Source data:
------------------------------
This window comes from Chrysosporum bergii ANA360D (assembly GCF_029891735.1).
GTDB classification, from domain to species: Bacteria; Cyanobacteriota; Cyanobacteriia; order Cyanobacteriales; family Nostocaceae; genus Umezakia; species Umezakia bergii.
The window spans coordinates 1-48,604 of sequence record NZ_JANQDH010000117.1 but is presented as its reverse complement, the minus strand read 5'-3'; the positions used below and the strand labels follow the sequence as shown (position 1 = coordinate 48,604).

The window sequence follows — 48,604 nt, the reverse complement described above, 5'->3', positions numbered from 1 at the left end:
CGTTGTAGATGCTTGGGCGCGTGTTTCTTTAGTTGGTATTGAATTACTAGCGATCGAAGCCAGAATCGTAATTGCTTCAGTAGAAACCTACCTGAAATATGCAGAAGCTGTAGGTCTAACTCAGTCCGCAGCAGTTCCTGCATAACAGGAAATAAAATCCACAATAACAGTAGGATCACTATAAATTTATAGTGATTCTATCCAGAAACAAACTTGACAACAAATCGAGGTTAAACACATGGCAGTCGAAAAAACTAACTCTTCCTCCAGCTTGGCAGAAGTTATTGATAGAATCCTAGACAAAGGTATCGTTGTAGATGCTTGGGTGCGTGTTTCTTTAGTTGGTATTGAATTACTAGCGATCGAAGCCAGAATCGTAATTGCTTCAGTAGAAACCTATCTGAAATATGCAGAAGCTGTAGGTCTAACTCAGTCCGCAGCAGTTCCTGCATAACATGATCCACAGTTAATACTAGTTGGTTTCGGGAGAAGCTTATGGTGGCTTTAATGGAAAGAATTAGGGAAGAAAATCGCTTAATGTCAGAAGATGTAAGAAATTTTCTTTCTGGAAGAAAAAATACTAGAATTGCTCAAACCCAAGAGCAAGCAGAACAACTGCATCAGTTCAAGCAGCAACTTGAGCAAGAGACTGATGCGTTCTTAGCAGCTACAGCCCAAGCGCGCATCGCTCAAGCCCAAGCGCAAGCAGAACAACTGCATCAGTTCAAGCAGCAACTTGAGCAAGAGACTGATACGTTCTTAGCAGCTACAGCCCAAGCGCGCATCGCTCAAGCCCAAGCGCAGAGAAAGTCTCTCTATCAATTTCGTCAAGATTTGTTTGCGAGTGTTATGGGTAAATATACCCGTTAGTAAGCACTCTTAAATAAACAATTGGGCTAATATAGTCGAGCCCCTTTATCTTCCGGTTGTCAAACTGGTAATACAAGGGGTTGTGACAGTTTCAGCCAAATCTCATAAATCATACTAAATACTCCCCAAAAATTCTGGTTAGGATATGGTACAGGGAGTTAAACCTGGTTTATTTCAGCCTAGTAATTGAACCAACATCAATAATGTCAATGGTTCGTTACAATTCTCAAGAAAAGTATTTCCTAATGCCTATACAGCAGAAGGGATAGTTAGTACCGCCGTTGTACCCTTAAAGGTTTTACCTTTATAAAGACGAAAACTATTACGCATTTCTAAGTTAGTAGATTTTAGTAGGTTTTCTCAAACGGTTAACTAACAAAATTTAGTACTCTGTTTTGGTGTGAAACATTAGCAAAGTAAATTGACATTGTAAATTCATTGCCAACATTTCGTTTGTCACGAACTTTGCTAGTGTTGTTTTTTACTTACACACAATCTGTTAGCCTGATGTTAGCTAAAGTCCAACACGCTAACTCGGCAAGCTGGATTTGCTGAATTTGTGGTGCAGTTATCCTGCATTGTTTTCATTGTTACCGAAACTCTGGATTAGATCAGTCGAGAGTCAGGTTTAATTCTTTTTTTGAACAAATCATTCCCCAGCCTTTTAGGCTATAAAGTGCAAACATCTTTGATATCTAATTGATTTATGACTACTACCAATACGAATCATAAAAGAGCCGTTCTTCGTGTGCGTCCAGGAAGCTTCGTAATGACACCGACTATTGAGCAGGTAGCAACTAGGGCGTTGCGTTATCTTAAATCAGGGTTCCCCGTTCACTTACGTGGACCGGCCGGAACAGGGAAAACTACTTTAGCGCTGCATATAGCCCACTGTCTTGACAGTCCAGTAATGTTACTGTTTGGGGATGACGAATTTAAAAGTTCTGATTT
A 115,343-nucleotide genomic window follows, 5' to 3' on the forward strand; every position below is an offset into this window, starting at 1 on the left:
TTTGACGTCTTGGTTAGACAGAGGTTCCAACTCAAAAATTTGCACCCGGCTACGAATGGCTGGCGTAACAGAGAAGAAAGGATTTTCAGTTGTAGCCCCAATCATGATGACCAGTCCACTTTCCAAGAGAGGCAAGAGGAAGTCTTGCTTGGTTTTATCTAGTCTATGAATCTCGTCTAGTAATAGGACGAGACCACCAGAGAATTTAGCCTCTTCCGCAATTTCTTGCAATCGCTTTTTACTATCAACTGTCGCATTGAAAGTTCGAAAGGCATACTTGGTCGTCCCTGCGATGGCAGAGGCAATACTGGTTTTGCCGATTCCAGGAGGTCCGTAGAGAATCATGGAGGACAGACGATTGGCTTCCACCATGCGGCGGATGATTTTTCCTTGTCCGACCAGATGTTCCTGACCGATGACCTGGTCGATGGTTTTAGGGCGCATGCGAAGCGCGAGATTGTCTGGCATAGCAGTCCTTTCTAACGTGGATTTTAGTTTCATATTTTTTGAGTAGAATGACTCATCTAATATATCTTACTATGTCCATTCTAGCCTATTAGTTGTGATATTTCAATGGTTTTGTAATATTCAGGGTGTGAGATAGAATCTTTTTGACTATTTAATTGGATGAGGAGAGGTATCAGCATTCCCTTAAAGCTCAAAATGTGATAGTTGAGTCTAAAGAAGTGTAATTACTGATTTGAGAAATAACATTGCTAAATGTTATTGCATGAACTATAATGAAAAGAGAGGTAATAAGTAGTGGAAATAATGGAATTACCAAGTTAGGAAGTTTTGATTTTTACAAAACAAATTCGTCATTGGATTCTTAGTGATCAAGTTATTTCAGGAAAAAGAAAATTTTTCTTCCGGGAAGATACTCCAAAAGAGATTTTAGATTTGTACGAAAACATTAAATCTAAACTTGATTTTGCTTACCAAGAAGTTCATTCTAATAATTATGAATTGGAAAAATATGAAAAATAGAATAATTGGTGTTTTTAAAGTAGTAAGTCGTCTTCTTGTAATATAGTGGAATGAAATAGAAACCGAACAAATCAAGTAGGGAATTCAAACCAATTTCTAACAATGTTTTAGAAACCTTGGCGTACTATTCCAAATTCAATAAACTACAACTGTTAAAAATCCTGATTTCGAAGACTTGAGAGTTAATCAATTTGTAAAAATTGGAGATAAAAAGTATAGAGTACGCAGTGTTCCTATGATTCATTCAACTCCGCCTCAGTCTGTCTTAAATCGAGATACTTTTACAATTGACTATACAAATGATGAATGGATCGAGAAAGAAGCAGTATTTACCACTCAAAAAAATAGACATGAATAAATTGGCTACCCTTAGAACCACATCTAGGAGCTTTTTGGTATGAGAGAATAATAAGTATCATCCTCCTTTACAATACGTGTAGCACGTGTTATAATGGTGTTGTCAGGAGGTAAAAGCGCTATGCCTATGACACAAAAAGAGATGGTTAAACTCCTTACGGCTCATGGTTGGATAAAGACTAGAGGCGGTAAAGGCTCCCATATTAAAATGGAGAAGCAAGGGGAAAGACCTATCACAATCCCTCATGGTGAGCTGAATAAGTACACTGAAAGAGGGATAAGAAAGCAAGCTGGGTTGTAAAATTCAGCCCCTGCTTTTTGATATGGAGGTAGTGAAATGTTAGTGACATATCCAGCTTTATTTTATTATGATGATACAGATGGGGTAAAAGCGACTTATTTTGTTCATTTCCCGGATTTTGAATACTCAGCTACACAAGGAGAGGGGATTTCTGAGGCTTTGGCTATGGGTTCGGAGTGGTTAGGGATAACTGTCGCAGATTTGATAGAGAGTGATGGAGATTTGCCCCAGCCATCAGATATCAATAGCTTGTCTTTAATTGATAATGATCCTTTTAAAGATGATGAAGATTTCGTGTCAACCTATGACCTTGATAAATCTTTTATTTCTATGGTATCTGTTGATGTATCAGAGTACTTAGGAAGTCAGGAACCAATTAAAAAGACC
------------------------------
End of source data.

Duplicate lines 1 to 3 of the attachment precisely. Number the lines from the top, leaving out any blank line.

This window comes from Chrysosporum bergii ANA360D (assembly GCF_029891735.1).
GTDB classification, from domain to species: Bacteria; Cyanobacteriota; Cyanobacteriia; order Cyanobacteriales; family Nostocaceae; genus Umezakia; species Umezakia bergii.
The window spans coordinates 1-48,604 of sequence record NZ_JANQDH010000117.1 but is presented as its reverse complement, the minus strand read 5'-3'; the positions used below and the strand labels follow the sequence as shown (position 1 = coordinate 48,604).